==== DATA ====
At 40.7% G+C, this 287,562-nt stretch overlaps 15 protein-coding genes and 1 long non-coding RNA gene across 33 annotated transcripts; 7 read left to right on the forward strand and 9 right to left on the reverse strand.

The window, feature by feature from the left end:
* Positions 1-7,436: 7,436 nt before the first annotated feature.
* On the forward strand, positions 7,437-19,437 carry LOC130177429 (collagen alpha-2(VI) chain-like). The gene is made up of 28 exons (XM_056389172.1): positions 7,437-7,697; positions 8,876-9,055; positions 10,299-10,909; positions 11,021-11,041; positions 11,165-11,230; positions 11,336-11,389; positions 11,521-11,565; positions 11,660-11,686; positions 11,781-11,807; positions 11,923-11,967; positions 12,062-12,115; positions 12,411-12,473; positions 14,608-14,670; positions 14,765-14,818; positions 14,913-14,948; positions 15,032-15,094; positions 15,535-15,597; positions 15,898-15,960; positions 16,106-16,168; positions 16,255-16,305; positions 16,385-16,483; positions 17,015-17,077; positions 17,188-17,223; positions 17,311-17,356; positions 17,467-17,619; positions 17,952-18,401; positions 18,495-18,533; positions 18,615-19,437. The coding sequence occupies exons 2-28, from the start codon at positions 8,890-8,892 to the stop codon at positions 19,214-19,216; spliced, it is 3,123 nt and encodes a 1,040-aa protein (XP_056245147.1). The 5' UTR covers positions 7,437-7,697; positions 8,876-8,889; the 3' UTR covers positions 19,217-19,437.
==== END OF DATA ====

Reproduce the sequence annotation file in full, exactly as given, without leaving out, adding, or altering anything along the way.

At 40.7% G+C, this 287,562-nt stretch overlaps 15 protein-coding genes and 1 long non-coding RNA gene across 33 annotated transcripts; 7 read left to right on the forward strand and 9 right to left on the reverse strand.

The window, feature by feature from the left end:
* Positions 1-7,436: 7,436 nt before the first annotated feature.
* On the forward strand, positions 7,437-19,437 carry LOC130177429 (collagen alpha-2(VI) chain-like). The gene is made up of 28 exons (XM_056389172.1): positions 7,437-7,697; positions 8,876-9,055; positions 10,299-10,909; positions 11,021-11,041; positions 11,165-11,230; positions 11,336-11,389; positions 11,521-11,565; positions 11,660-11,686; positions 11,781-11,807; positions 11,923-11,967; positions 12,062-12,115; positions 12,411-12,473; positions 14,608-14,670; positions 14,765-14,818; positions 14,913-14,948; positions 15,032-15,094; positions 15,535-15,597; positions 15,898-15,960; positions 16,106-16,168; positions 16,255-16,305; positions 16,385-16,483; positions 17,015-17,077; positions 17,188-17,223; positions 17,311-17,356; positions 17,467-17,619; positions 17,952-18,401; positions 18,495-18,533; positions 18,615-19,437. The coding sequence occupies exons 2-28, from the start codon at positions 8,890-8,892 to the stop codon at positions 19,214-19,216; spliced, it is 3,123 nt and encodes a 1,040-aa protein (XP_056245147.1). The 5' UTR covers positions 7,437-7,697; positions 8,876-8,889; the 3' UTR covers positions 19,217-19,437.